Conclusion: Semantic particularity should be used in conjunction with semantic similarity to perform functional analysis of GO-annotated gene sets. The principle is generalizable to other ontologies.
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http://journals.plos.org/plosone/article?id=10.1371/journal.pone.0086525PLOS
http://www.ncbi.nlm.nih.gov/pmc/articles/PMC3904913PMC
December 2014

Measuring the evolution of ontology complexity: the gene ontology case study.

PLoS One 2013 11;8(10):e75993. Epub 2013 Oct 11.

Université de Rennes, Rennes, France ; Institut de Recherche en Informatique et Systèmes Aléatoires, Rennes, France.

Ontologies support automatic sharing, combination and analysis of life sciences data. They undergo regular curation and enrichment. We studied the impact of an ontology evolution on its structural complexity. As a case study we used the sixty monthly releases between January 2008 and December 2012 of the Gene Ontology and its three independent branches, i.e. biological processes (BP), cellular components (CC) and molecular functions (MF). For each case, we measured complexity by computing metrics related to the size, the nodes connectivity and the hierarchical structure. The number of classes and relations increased monotonously for each branch, with different growth rates. BP and CC had similar connectivity, superior to that of MF. Connectivity increased monotonously for BP, decreased for CC and remained stable for MF, with a marked increase for the three branches in November and December 2012. Hierarchy-related measures showed that CC and MF had similar proportions of leaves, average depths and average heights. BP had a lower proportion of leaves, and a higher average depth and average height. For BP and MF, the late 2012 increase of connectivity resulted in an increase of the average depth and average height and a decrease of the proportion of leaves, indicating that a major enrichment effort of the intermediate-level hierarchy occurred. The variation of the number of classes and relations in an ontology does not provide enough information about the evolution of its complexity. However, connectivity and hierarchy-related metrics revealed different patterns of values as well as of evolution for the three branches of the Gene Ontology. CC was similar to BP in terms of connectivity, and similar to MF in terms of hierarchy. Overall, BP complexity increased, CC was refined with the addition of leaves providing a finer level of annotations but decreasing slightly its complexity, and MF complexity remained stable.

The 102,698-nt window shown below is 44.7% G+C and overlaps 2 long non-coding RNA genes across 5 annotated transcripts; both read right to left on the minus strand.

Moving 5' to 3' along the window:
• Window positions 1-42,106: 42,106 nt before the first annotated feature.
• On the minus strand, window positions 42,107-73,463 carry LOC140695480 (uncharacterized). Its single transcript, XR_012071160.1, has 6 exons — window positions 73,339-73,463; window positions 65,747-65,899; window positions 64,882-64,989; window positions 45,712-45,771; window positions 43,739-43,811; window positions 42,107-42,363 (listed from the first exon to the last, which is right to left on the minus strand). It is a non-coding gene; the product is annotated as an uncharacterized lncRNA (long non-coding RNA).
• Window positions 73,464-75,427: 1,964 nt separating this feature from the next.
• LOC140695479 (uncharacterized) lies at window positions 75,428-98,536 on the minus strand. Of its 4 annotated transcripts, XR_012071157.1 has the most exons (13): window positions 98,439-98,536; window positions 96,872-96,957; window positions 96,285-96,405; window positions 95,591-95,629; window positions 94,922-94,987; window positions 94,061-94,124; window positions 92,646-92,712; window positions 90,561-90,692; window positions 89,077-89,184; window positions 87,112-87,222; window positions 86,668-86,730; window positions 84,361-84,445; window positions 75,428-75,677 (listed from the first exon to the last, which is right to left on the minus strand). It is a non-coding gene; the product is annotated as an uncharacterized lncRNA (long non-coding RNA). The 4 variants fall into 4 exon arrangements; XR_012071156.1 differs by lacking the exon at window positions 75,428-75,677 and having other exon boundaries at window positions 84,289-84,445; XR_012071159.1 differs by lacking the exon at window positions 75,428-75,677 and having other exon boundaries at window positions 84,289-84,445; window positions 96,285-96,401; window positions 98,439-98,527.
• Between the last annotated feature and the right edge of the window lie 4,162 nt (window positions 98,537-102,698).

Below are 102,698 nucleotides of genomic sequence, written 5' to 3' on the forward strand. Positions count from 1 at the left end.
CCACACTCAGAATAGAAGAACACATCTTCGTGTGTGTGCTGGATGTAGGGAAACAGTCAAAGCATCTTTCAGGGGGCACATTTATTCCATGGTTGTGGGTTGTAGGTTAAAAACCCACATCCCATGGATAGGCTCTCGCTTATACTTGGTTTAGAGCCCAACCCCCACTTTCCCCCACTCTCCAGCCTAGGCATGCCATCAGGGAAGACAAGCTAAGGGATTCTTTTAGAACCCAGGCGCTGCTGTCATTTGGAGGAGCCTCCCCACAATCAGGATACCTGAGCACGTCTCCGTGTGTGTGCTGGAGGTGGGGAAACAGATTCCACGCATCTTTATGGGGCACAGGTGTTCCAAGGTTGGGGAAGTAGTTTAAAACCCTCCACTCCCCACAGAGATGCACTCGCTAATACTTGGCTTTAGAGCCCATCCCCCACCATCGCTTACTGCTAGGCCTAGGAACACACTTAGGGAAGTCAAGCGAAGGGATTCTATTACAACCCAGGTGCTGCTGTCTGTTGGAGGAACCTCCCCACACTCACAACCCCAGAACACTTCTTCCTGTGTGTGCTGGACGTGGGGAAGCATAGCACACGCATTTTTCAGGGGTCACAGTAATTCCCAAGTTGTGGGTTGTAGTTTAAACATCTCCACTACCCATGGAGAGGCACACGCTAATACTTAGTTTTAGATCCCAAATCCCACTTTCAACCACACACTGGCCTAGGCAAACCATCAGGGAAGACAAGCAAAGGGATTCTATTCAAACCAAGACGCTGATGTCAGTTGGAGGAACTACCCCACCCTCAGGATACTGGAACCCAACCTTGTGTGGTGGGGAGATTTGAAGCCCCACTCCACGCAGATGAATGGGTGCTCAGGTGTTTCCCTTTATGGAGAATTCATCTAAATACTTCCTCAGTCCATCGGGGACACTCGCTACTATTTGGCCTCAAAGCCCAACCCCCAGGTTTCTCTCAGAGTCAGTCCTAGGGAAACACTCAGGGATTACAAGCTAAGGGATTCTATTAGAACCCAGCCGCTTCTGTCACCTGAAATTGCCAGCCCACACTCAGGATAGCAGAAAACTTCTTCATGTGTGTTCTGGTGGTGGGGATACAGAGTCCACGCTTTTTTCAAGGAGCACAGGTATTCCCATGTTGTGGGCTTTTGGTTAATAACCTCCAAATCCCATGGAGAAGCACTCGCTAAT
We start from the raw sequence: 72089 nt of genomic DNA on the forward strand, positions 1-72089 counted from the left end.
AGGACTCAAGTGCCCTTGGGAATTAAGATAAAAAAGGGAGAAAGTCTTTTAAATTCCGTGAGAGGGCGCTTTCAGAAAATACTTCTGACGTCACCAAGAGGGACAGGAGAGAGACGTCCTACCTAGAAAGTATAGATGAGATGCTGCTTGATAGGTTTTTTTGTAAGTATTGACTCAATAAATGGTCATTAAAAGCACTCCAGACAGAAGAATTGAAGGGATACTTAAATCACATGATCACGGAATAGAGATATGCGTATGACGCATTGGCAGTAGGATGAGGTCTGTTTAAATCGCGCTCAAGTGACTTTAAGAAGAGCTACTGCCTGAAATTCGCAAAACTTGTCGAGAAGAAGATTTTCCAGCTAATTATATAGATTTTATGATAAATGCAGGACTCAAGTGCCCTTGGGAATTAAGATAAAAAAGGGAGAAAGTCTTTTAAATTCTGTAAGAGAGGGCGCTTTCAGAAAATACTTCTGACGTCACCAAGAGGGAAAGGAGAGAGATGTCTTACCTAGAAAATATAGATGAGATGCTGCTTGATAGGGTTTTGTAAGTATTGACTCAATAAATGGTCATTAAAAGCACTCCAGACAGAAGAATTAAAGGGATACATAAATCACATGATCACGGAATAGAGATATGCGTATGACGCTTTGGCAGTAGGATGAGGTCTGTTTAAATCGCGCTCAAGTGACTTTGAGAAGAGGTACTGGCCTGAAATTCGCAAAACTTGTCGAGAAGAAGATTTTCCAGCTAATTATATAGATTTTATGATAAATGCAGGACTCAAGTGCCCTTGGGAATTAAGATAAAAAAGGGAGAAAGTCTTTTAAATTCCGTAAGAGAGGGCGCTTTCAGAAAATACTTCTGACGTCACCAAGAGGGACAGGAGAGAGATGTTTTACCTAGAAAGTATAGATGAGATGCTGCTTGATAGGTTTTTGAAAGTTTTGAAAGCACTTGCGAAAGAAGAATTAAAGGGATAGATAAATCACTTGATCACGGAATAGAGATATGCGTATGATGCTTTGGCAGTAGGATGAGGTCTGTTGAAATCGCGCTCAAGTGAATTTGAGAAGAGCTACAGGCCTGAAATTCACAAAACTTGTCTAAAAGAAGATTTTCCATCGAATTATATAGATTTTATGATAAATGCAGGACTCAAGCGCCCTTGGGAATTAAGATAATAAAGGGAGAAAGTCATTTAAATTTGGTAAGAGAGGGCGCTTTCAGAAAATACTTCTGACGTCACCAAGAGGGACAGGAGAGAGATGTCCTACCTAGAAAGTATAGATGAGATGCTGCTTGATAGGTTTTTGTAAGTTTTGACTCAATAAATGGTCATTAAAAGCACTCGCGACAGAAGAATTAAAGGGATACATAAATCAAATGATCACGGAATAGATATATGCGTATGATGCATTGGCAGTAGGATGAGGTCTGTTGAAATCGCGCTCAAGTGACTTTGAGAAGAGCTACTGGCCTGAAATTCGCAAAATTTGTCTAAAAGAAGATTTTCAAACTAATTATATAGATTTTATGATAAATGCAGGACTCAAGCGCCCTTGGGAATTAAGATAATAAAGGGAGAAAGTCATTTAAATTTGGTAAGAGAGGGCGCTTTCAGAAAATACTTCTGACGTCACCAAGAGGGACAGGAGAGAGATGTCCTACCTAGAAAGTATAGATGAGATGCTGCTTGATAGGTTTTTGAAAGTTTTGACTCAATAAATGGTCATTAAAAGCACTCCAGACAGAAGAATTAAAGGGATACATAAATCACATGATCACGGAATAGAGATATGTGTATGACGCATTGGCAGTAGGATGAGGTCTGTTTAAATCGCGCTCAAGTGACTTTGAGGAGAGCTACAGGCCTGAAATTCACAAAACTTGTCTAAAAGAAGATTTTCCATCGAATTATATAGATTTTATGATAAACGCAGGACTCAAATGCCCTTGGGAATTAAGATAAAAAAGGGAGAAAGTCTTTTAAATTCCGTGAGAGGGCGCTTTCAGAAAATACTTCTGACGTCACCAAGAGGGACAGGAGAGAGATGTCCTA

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http://journals.plos.org/plosone/article?id=10.1371/journal.pone.0075993PLOS
http://www.ncbi.nlm.nih.gov/pmc/articles/PMC3795689PMC
July 2014

The duplicated genes database: identification and functional annotation of co-localised duplicated genes across genomes.

PLoS One 2012 28;7(11):e50653. Epub 2012 Nov 28.

INRA, UMR1348 PEGASE, Saint-Gilles, France.

Background: There has been a surge in studies linking genome structure and gene expression, with special focus on duplicated genes. Although initially duplicated from the same sequence, duplicated genes can diverge strongly over evolution and take on different functions or regulated expression. However, information on the function and expression of duplicated genes remains sparse. Identifying groups of duplicated genes in different genomes and characterizing their expression and function would therefore be of great interest to the research community. The 'Duplicated Genes Database' (DGD) was developed for this purpose.